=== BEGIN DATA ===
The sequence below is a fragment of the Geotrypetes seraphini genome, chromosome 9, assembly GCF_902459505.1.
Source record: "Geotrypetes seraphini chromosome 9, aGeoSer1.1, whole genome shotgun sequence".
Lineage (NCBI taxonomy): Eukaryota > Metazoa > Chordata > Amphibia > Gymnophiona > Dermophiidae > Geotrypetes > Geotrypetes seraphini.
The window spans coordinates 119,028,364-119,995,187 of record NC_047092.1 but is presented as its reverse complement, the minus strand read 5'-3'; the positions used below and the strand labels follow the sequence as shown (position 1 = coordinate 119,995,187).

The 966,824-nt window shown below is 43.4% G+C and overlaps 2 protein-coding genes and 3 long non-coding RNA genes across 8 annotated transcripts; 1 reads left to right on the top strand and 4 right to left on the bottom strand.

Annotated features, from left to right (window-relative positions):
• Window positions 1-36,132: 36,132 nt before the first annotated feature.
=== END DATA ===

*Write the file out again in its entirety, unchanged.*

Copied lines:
The sequence below is a fragment of the Geotrypetes seraphini genome, chromosome 9, assembly GCF_902459505.1.
Source record: "Geotrypetes seraphini chromosome 9, aGeoSer1.1, whole genome shotgun sequence".
Lineage (NCBI taxonomy): Eukaryota > Metazoa > Chordata > Amphibia > Gymnophiona > Dermophiidae > Geotrypetes > Geotrypetes seraphini.
The window spans coordinates 119,028,364-119,995,187 of record NC_047092.1 but is presented as its reverse complement, the minus strand read 5'-3'; the positions used below and the strand labels follow the sequence as shown (position 1 = coordinate 119,995,187).

The 966,824-nt window shown below is 43.4% G+C and overlaps 2 protein-coding genes and 3 long non-coding RNA genes across 8 annotated transcripts; 1 reads left to right on the top strand and 4 right to left on the bottom strand.

Annotated features, from left to right (window-relative positions):
• Window positions 1-36,132: 36,132 nt before the first annotated feature.